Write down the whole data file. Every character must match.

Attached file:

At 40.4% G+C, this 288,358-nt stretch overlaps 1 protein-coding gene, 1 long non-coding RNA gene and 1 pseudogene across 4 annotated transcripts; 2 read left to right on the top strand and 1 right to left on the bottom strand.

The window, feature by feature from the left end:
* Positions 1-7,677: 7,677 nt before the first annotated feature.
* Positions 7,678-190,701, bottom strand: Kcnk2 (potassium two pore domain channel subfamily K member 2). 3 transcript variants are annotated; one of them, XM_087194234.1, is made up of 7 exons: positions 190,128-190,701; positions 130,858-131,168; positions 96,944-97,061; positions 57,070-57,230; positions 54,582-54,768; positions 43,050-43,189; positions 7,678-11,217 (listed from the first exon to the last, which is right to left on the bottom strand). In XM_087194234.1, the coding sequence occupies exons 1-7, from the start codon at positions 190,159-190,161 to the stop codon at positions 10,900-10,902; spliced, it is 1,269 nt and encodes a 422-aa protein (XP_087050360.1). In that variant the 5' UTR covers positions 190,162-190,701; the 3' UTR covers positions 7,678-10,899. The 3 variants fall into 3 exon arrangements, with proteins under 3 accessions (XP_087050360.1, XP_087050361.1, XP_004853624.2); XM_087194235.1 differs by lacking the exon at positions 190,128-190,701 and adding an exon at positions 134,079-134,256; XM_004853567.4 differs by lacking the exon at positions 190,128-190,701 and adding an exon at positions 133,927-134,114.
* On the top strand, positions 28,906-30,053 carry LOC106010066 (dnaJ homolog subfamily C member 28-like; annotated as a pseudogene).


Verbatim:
At 40.4% G+C, this 288,358-nt stretch overlaps 1 protein-coding gene, 1 long non-coding RNA gene and 1 pseudogene across 4 annotated transcripts; 2 read left to right on the top strand and 1 right to left on the bottom strand.

The window, feature by feature from the left end:
* Positions 1-7,677: 7,677 nt before the first annotated feature.
* Positions 7,678-190,701, bottom strand: Kcnk2 (potassium two pore domain channel subfamily K member 2). 3 transcript variants are annotated; one of them, XM_087194234.1, is made up of 7 exons: positions 190,128-190,701; positions 130,858-131,168; positions 96,944-97,061; positions 57,070-57,230; positions 54,582-54,768; positions 43,050-43,189; positions 7,678-11,217 (listed from the first exon to the last, which is right to left on the bottom strand). In XM_087194234.1, the coding sequence occupies exons 1-7, from the start codon at positions 190,159-190,161 to the stop codon at positions 10,900-10,902; spliced, it is 1,269 nt and encodes a 422-aa protein (XP_087050360.1). In that variant the 5' UTR covers positions 190,162-190,701; the 3' UTR covers positions 7,678-10,899. The 3 variants fall into 3 exon arrangements, with proteins under 3 accessions (XP_087050360.1, XP_087050361.1, XP_004853624.2); XM_087194235.1 differs by lacking the exon at positions 190,128-190,701 and adding an exon at positions 134,079-134,256; XM_004853567.4 differs by lacking the exon at positions 190,128-190,701 and adding an exon at positions 133,927-134,114.
* On the top strand, positions 28,906-30,053 carry LOC106010066 (dnaJ homolog subfamily C member 28-like; annotated as a pseudogene).